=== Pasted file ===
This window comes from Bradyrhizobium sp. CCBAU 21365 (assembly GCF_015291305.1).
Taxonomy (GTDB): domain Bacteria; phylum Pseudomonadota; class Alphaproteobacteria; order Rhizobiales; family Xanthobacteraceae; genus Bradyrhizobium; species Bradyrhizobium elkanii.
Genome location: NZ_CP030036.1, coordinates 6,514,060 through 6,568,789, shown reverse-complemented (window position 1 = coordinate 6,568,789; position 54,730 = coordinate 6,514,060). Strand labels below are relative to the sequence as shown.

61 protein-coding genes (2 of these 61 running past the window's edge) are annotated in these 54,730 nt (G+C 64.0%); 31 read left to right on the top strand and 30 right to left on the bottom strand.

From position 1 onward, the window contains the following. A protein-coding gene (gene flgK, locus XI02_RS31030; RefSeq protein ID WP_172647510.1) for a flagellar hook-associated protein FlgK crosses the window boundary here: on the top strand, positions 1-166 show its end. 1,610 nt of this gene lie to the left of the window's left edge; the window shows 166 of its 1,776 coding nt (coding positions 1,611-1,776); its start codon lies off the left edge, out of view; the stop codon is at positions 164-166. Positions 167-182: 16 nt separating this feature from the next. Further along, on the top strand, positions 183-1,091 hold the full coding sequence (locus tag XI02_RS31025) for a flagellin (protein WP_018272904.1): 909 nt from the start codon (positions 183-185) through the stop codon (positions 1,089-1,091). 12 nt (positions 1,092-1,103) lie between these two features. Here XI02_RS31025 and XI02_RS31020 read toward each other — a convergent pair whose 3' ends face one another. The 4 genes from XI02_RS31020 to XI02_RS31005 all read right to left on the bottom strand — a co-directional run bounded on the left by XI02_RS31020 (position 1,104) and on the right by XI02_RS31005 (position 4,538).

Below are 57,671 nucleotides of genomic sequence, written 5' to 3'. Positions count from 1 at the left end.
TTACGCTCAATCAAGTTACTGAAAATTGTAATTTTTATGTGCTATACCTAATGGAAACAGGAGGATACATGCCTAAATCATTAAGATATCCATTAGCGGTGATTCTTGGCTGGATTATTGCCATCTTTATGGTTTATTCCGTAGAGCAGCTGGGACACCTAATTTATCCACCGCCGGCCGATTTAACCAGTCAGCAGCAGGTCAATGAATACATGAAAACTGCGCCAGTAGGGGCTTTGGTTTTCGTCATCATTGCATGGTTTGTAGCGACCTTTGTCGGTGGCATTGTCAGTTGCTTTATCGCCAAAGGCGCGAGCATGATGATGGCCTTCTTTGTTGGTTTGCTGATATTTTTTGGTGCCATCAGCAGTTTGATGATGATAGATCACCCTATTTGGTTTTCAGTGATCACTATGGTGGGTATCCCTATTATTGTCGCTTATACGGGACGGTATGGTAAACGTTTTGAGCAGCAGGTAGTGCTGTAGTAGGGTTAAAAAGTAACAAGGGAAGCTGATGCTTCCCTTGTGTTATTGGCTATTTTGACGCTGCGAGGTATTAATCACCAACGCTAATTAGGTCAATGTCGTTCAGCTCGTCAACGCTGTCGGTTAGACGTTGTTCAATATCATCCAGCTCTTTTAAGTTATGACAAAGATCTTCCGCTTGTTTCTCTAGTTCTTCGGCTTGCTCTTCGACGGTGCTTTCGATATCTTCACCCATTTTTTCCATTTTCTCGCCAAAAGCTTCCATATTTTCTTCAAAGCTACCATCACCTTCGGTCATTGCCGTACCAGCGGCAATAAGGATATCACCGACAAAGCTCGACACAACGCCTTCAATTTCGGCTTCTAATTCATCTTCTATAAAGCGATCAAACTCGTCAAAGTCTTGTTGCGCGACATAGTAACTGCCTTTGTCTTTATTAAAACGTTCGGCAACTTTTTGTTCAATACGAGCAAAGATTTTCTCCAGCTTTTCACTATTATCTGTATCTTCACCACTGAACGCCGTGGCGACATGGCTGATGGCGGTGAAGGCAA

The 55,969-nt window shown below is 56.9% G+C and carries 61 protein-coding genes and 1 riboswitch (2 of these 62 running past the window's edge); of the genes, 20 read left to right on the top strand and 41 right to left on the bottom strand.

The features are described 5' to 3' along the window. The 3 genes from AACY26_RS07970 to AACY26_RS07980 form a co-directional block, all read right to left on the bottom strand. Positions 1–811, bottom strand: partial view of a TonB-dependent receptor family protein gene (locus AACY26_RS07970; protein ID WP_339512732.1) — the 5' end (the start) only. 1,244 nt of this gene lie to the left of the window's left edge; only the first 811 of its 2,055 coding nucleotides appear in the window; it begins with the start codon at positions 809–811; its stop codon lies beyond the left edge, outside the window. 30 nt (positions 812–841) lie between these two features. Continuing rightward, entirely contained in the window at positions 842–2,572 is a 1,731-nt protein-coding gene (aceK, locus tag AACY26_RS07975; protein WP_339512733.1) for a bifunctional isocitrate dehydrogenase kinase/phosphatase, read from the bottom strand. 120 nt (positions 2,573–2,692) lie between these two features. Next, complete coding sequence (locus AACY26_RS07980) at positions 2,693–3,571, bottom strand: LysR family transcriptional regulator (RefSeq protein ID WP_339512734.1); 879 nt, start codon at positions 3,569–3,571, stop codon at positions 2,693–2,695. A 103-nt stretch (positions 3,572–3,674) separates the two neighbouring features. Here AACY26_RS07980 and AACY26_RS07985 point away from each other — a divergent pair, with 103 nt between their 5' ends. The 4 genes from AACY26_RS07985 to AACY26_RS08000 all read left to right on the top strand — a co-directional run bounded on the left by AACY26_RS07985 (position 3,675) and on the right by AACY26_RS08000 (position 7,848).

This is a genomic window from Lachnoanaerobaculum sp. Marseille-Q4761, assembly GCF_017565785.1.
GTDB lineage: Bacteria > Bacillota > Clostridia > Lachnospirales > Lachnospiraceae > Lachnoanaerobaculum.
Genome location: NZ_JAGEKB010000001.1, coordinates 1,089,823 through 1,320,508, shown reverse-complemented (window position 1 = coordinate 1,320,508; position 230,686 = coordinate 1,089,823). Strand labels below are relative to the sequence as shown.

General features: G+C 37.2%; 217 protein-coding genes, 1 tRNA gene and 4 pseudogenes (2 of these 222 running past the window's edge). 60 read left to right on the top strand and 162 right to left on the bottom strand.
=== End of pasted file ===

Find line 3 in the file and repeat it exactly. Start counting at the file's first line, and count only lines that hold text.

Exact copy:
Genome location: NZ_CP030036.1, coordinates 6,514,060 through 6,568,789, shown reverse-complemented (window position 1 = coordinate 6,568,789; position 54,730 = coordinate 6,514,060). Strand labels below are relative to the sequence as shown.